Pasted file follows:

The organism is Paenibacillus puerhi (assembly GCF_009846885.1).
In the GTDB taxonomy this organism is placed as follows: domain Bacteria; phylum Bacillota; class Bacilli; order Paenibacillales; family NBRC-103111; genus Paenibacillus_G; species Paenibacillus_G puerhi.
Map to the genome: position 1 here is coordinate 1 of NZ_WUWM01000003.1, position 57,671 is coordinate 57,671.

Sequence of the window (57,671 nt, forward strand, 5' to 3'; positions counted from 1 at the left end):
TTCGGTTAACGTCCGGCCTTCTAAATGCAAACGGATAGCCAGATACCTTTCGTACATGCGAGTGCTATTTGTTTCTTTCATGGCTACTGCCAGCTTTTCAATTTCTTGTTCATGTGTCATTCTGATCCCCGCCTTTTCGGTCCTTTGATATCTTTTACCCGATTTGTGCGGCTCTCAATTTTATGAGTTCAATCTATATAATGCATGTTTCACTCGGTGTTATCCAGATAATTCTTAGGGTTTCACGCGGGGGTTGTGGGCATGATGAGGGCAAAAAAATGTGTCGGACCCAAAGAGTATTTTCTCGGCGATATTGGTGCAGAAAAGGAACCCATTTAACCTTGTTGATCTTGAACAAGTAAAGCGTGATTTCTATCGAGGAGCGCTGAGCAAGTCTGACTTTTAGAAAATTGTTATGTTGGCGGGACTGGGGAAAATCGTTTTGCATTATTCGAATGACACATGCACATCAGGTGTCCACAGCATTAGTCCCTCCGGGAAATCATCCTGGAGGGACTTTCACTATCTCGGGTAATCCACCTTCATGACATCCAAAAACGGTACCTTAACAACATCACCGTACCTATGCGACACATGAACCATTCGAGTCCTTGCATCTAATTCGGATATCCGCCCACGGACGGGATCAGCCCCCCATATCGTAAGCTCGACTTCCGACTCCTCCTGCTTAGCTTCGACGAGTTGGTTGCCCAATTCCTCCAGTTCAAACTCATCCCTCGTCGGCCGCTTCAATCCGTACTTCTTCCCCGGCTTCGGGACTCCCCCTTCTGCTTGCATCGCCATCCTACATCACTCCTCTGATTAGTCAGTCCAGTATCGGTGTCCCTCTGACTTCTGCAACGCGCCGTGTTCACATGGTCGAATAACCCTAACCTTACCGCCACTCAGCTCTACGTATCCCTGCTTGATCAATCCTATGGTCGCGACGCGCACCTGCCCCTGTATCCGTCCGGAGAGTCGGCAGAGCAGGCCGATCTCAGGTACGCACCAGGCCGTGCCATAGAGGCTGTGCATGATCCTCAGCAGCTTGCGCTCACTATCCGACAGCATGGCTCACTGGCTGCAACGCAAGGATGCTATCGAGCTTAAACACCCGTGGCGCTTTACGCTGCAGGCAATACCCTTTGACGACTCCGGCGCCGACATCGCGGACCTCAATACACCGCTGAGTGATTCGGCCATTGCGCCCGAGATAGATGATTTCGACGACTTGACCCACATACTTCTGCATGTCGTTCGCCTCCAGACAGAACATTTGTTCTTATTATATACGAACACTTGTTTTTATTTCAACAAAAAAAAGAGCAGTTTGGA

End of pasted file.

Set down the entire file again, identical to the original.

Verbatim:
The organism is Paenibacillus puerhi (assembly GCF_009846885.1).
In the GTDB taxonomy this organism is placed as follows: domain Bacteria; phylum Bacillota; class Bacilli; order Paenibacillales; family NBRC-103111; genus Paenibacillus_G; species Paenibacillus_G puerhi.
Map to the genome: position 1 here is coordinate 1 of NZ_WUWM01000003.1, position 57,671 is coordinate 57,671.

Sequence of the window (57,671 nt, forward strand, 5' to 3'; positions counted from 1 at the left end):
TTCGGTTAACGTCCGGCCTTCTAAATGCAAACGGATAGCCAGATACCTTTCGTACATGCGAGTGCTATTTGTTTCTTTCATGGCTACTGCCAGCTTTTCAATTTCTTGTTCATGTGTCATTCTGATCCCCGCCTTTTCGGTCCTTTGATATCTTTTACCCGATTTGTGCGGCTCTCAATTTTATGAGTTCAATCTATATAATGCATGTTTCACTCGGTGTTATCCAGATAATTCTTAGGGTTTCACGCGGGGGTTGTGGGCATGATGAGGGCAAAAAAATGTGTCGGACCCAAAGAGTATTTTCTCGGCGATATTGGTGCAGAAAAGGAACCCATTTAACCTTGTTGATCTTGAACAAGTAAAGCGTGATTTCTATCGAGGAGCGCTGAGCAAGTCTGACTTTTAGAAAATTGTTATGTTGGCGGGACTGGGGAAAATCGTTTTGCATTATTCGAATGACACATGCACATCAGGTGTCCACAGCATTAGTCCCTCCGGGAAATCATCCTGGAGGGACTTTCACTATCTCGGGTAATCCACCTTCATGACATCCAAAAACGGTACCTTAACAACATCACCGTACCTATGCGACACATGAACCATTCGAGTCCTTGCATCTAATTCGGATATCCGCCCACGGACGGGATCAGCCCCCCATATCGTAAGCTCGACTTCCGACTCCTCCTGCTTAGCTTCGACGAGTTGGTTGCCCAATTCCTCCAGTTCAAACTCATCCCTCGTCGGCCGCTTCAATCCGTACTTCTTCCCCGGCTTCGGGACTCCCCCTTCTGCTTGCATCGCCATCCTACATCACTCCTCTGATTAGTCAGTCCAGTATCGGTGTCCCTCTGACTTCTGCAACGCGCCGTGTTCACATGGTCGAATAACCCTAACCTTACCGCCACTCAGCTCTACGTATCCCTGCTTGATCAATCCTATGGTCGCGACGCGCACCTGCCCCTGTATCCGTCCGGAGAGTCGGCAGAGCAGGCCGATCTCAGGTACGCACCAGGCCGTGCCATAGAGGCTGTGCATGATCCTCAGCAGCTTGCGCTCACTATCCGACAGCATGGCTCACTGGCTGCAACGCAAGGATGCTATCGAGCTTAAACACCCGTGGCGCTTTACGCTGCAGGCAATACCCTTTGACGACTCCGGCGCCGACATCGCGGACCTCAATACACCGCTGAGTGATTCGGCCATTGCGCCCGAGATAGATGATTTCGACGACTTGACCCACATACTTCTGCATGTCGTTCGCCTCCAGACAGAACATTTGTTCTTATTATATACGAACACTTGTTTTTATTTCAACAAAAAAAAGAGCAGTTTGGA